X-Men: First Class
It was no secret that production on X-MEN: FIRST CLASS was rushed, to say the least and whenever films get rushed through the production process, it usually equates to a jumbled mess of a movie with poorly developed characters and a weak script that doesn’t always make sense. It’s what fans have come to expect from the X-Men franchise after X3 was embarrassingly bad and X-MEN ORIGINS: WOLVERINE was disappointing, even if it was entertaining at times. But First Class director Matthew Vaughn was determined to not let outside forces ruin his chance to make another great superhero movie (his first being the underrated KICK-ASS) and the result of his hard work is a unexpectedly great X-MEN: FIRST CLASS.
The surprising aspect of the film is that it’s more of a multi-character, character-driven drama than it is a superhero film. This isn’t Hugh Jackman running through the woods screaming “who am I” for 90 minutes, this is a look at several interesting, complex characters that the previous X-Men films never took the time to develop. We understand fully why Magneto is the way he is and we get an even greater appreciation for who Professor Xavier is and how he became the man we know, both emotionally and physically. Mystique was relegated to a sideshow gimmick in the first three films and now she’s a legitimate character with real emotions and backstory. We’re no longer waiting for the characters to get into the next fight or to try out their powers, we now want to know more about them and who they are. In the world of superheroes, that’s a tough thing to pull off and First Class did it so effortlessly, it makes you wonder why so many other films struggle with it.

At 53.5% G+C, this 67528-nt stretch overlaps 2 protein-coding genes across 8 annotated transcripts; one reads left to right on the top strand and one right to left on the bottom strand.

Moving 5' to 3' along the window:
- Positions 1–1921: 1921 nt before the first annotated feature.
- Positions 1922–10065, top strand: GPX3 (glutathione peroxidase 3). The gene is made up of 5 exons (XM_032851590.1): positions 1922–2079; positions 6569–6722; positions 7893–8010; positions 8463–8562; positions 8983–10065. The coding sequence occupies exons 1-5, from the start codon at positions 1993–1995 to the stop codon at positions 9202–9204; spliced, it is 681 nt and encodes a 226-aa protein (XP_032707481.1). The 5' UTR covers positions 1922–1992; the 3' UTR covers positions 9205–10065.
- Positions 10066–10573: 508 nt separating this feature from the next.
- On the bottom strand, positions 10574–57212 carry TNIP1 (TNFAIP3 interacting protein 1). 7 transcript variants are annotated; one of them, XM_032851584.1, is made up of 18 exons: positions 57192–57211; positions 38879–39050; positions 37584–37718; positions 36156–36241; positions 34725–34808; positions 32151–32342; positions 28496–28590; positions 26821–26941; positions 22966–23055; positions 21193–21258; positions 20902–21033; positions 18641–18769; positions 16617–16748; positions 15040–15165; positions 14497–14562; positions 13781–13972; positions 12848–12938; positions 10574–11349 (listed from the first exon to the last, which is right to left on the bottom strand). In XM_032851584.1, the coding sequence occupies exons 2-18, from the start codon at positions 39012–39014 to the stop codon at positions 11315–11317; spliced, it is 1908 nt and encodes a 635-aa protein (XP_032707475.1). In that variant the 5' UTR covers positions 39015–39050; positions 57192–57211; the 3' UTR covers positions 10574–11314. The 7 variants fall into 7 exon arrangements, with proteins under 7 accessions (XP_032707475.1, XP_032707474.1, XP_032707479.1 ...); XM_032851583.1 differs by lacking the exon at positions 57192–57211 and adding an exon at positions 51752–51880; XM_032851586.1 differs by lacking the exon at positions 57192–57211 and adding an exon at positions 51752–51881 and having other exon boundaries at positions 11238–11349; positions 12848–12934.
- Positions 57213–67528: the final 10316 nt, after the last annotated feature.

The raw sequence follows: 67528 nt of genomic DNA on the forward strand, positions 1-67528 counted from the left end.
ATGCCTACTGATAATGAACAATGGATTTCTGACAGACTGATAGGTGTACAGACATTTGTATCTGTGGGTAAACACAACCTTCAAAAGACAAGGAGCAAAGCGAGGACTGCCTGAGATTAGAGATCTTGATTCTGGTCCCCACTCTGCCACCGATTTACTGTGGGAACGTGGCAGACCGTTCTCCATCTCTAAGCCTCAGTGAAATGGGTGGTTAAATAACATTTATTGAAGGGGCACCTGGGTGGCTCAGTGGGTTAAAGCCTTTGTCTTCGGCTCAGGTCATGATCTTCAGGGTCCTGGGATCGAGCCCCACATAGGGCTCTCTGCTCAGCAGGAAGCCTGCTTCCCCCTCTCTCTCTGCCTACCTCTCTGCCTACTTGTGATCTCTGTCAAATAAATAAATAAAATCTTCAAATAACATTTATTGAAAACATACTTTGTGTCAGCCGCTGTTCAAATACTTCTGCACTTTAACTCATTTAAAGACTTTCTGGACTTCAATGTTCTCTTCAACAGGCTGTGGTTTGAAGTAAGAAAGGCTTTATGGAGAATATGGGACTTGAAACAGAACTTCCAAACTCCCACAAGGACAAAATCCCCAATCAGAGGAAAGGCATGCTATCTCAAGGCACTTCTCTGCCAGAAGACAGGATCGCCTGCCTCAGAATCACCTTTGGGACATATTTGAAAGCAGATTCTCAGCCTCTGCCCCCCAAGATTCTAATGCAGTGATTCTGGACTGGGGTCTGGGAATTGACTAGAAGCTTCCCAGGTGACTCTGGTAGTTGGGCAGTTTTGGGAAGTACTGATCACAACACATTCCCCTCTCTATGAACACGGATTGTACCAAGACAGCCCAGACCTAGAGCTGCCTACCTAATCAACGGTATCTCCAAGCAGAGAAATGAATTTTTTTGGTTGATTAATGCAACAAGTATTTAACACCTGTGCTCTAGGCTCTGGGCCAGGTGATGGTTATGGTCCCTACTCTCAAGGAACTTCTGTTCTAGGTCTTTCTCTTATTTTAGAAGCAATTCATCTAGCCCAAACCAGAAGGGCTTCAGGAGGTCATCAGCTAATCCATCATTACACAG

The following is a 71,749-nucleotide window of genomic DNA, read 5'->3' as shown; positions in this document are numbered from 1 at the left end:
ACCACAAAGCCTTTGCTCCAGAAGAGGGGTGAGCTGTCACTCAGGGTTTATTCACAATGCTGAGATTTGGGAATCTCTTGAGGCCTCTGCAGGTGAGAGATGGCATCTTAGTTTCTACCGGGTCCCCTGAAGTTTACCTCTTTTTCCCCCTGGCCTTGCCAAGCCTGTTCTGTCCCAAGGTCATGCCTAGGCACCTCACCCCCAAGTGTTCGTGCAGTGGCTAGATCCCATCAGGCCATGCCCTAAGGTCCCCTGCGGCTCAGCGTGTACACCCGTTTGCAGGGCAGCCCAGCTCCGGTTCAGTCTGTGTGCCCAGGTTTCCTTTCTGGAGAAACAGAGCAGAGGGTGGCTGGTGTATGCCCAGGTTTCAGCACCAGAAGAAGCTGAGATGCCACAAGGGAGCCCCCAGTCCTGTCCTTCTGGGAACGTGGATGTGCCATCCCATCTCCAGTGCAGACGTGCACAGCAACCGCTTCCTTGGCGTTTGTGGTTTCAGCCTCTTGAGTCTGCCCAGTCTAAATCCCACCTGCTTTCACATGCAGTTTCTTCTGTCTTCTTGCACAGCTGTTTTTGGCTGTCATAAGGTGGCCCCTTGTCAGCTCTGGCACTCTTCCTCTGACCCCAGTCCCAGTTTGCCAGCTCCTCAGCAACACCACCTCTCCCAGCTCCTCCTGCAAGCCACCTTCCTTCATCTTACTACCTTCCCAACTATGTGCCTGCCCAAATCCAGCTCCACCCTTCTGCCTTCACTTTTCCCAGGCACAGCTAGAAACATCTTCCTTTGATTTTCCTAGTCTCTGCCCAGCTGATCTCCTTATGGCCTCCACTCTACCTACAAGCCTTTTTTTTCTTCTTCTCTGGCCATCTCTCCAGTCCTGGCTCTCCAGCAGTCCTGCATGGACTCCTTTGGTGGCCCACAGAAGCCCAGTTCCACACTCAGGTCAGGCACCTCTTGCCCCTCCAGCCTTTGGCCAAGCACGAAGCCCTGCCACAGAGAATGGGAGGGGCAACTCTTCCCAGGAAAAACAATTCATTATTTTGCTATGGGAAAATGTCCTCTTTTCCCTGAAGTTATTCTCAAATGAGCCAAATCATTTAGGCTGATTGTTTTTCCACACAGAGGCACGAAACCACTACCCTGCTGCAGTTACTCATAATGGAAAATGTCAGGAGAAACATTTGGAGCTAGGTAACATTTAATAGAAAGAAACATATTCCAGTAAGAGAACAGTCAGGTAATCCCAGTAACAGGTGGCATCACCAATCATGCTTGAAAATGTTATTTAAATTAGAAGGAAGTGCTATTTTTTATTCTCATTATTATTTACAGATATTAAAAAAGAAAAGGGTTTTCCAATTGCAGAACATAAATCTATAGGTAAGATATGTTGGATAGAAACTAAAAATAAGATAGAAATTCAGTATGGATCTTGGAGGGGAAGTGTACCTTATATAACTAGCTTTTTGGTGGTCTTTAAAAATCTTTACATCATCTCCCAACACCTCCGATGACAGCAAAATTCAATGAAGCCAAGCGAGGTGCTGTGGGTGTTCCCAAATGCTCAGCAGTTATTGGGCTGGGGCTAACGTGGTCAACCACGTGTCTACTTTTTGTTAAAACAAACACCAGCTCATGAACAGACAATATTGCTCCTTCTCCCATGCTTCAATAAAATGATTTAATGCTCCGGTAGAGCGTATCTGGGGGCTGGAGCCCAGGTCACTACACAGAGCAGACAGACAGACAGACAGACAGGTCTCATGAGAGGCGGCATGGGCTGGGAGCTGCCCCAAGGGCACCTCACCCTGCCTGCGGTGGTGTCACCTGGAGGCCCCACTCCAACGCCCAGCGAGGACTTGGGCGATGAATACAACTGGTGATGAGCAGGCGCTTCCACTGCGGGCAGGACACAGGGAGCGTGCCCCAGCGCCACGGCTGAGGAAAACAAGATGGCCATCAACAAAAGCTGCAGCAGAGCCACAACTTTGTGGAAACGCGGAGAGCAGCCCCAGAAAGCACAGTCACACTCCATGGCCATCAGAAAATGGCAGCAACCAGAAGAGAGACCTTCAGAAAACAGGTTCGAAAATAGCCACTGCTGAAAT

Of course, this is made possible by two amazing performances from James McAvoy and Michael Fassbender. McAvoy had mentioned he was worried the film would come out cheesy, but his class and talent prevented that from being a possibility. But as good as he was, Michael Fassbender was even better as Magneto and his presence actually makes me long for a possible Magneto spin-off. One could call First Class an origins movie for Magneto, which may not sound interesting, but Fassbender gave such a powerful performance that the character of Magneto is far more than he ever has been on film. By the end of the movie, we understand his motivations and actually start to see things from his point of view. Screenwriters Ashley Miller, Zack Stentz, Jane Goldman and Matthew Vaughn did an overall amazing job. And again, having four screenwriters on your film is another sign your film is going to struggle, but somehow they made it work.
But as much as I liked the film, it was not without a few drawbacks. January Jones was completely worthless as Emma Frost and managed to somehow make a sexy outfit as mundane and dry as possible. She is irritating in ‘Mad Men’, but here her lack of talent was distracting. We also had a cheesy moment where each character tried to give the other nicknames, which of course became the names we know them as today. But the scene felt forced and uncomfortable and probably would have been better on the cutting room floor.
I enjoyed the first two X-Men films, but being a fan of the comics, I longed for a true X-men film that had characters we cared about (that didn’t have adamantium skeletons) and stories we wanted to follow. Matthew Vaughn delivered with X-MEN: FIRST CLASS and then some. My only hope with this new X-Men franchise is that it lasts longer than the previous incarnation.